Lewes HPC rejects new home in historic district

Attached, front-facing garage sticking point
A for sale sign hangs at 238 Front St., where Josh Mastrangelo and The Evergreene Companies are attempting to build a new home. Their application was denied by the Historic Preservation Commission July 1, and may be appealed to the board of adjustment. BY NICK ROTH
July 22, 2014

The Lewes Historic Preservation Commission has denied a request to build a new home within the city's historic district, citing modern design elements and a front-facing, attached garage that does not fit in with the character of the immediate area.

For the third time in as many months, builder and property owner Josh Mastrangelo presented a plan July 1 to build a home at 238 Front St., across from Canalfront Park. The decision drew the ire of Mastrangelo's attorney William Schab, who criticized the commission's decision-making practices, calling the process subjective.

A Lewes resident himself since 1976, Schab said, Madison Street alone has stucco homes, cedar shade homes, Sears Roebuck homes and duplexes. Proving his client's new home is not compatible is a difficult task, he said.

“Which one is the Lewes home? The answer is every single one of them,” he said. “If you walk around this town, there is no Lewes home. Anyone who says that is delusional. They are all different.”

Some residents in attendance disagreed. John Mateyko, a professional architect, objected to a front-facing, attached garage, saying no such homes exist in the historic district. In cases where unattached or rear-facing garage-like structures do exist, he said, they were designed for carriages or early 20th century automobiles.

“I don't think anyone has a problem with them, and they are the essence of the historic character of Lewes,” he said. “They are carriage houses, accessory buildings on a single property and, of course, they have carriage house doors for carriages or later the Model T Ford.”

Mastrangelo, president of the coastal division for Evergreene Companies, said he has been hesitant to market the property until the project was approved by the HPC. The commission's decision may be appealed to the board of adjustment.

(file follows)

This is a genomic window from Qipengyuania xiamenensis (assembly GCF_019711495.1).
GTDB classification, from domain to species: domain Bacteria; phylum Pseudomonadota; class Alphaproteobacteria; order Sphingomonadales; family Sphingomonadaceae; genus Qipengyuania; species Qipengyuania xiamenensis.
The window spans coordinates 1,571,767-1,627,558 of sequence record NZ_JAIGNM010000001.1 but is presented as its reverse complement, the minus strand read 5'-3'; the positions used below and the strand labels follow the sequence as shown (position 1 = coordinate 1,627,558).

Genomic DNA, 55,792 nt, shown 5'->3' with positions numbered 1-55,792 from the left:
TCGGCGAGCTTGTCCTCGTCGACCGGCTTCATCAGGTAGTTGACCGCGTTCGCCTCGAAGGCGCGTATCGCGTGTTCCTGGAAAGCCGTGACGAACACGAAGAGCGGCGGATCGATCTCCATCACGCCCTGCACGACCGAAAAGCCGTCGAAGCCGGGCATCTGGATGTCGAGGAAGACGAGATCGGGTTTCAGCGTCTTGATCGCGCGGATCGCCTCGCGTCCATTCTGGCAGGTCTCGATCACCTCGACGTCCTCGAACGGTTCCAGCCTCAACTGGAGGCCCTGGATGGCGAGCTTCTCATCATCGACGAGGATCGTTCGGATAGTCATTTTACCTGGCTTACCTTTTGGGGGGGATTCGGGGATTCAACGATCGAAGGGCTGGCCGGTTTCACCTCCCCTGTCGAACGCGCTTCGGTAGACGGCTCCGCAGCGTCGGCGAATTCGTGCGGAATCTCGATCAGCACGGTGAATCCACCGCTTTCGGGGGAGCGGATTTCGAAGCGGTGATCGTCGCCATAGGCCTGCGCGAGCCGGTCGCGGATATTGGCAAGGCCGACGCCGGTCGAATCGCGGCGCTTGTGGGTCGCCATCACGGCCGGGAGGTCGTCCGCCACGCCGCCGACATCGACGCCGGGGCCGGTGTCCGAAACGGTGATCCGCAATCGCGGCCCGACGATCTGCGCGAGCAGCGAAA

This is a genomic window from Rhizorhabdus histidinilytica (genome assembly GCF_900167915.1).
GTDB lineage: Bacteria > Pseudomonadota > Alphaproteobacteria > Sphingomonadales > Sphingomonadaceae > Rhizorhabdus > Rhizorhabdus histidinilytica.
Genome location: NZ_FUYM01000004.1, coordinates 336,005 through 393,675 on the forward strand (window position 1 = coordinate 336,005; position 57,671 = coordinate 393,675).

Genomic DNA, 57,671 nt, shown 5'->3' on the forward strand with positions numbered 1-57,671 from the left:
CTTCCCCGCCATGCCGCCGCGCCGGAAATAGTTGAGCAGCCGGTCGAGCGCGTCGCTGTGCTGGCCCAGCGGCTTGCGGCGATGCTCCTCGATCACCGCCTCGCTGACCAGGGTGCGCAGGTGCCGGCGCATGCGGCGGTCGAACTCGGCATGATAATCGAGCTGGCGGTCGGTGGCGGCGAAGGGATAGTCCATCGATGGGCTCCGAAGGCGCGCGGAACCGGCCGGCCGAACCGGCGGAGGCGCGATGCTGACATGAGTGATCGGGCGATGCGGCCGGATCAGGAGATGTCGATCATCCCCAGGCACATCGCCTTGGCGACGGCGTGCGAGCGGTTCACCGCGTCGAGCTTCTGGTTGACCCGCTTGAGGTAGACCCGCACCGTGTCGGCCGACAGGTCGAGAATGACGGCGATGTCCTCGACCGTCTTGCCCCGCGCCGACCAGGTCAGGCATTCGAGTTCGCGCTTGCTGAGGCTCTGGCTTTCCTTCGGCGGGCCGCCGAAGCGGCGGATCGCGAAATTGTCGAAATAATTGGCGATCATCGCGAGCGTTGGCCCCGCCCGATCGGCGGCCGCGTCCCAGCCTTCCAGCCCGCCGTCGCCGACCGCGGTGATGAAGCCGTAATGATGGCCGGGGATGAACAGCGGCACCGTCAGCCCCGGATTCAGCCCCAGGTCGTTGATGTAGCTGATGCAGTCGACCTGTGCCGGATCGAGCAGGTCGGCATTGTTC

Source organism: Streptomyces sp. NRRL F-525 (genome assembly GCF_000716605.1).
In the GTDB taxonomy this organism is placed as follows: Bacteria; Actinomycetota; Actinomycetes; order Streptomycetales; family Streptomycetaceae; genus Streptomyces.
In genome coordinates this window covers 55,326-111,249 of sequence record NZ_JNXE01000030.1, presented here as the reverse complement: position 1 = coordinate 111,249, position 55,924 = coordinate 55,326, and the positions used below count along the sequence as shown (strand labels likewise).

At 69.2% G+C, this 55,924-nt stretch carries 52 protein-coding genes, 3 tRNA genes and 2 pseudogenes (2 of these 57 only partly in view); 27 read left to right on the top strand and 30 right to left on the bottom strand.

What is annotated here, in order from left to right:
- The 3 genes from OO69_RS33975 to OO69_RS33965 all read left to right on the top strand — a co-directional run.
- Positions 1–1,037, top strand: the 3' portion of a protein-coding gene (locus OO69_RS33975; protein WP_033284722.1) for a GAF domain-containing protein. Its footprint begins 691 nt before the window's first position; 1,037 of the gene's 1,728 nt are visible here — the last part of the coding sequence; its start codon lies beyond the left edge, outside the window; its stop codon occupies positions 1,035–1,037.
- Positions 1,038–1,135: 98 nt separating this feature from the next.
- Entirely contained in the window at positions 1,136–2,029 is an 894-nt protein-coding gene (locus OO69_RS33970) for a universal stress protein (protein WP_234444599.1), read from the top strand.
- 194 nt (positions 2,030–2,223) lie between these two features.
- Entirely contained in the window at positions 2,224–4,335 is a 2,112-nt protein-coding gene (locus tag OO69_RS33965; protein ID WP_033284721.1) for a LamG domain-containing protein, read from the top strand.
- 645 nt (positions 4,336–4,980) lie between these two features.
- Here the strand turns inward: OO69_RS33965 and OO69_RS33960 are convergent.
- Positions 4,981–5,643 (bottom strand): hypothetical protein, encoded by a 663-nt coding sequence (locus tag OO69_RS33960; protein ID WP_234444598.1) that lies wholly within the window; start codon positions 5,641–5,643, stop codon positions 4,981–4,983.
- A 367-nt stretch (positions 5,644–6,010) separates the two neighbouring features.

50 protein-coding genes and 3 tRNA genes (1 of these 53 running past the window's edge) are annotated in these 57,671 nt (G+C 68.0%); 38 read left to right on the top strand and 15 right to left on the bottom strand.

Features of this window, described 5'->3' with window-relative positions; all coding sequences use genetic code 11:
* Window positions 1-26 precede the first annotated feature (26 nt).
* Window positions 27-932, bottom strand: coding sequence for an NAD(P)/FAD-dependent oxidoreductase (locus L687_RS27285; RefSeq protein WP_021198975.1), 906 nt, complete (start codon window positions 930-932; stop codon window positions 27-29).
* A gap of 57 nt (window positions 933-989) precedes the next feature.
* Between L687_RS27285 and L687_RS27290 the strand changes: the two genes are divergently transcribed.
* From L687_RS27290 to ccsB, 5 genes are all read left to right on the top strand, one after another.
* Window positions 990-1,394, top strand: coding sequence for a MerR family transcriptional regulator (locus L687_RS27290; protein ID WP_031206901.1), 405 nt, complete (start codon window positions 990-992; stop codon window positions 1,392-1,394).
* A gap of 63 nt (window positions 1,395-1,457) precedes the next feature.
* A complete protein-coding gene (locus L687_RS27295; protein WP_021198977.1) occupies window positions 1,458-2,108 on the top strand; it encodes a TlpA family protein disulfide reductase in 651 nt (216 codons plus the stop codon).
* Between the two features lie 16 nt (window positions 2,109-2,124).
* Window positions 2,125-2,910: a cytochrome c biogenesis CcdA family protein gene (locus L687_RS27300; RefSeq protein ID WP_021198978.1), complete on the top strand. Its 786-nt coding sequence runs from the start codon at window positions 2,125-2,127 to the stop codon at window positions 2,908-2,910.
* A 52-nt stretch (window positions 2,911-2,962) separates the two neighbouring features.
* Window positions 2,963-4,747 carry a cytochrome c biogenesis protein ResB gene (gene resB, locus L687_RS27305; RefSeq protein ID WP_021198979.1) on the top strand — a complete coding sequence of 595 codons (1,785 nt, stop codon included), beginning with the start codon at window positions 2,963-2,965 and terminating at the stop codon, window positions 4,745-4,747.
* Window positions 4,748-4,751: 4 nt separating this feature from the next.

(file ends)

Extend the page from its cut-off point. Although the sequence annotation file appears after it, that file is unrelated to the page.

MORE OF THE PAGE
The garage was also a sticking point for commissioners.

“The most disturbing thing to the most people is the garage,” said commissioner Barbara Warnell. “It is not typical to have a front-facing garage as part of the house in the historic district. There are [standalone] garages on this street, but this is a house, and it wants a garage.”

Resident Kim Ayvazian criticized the home's modern design.

“It is a suburban-style house – that is the character of this design,” she said. “It does not approximate by any means the character of the historic district of Lewes.”

Schab scolded commissioners, saying their subjective opinions cost Mastrangelo $15,000 in architectural fees simply because the commission didn't like what the house looks like.

“No one asked anyone in this room if they liked what their houses looked like, but everyone wants to tell everyone else what theirs should look like,” Schab said.

He criticized the city's historic preservation regulations, saying there are very few criteria on which the commissioners would make an informative, objective decision. Just judging whether a home is compatible is not the best approach, he said.

When someone builds a home, Schab said, "What it looks like, that is up to them. The person can do whatever they want with their own property, which is the fundamental law of real estate in the United States.”

Resident Ric Moore disagreed.

“It has never ever been the case that a property owner can do whatever they want or we would never have regulation,” Moore said. “It is a fact that regulation exists to represent the community's interests.”

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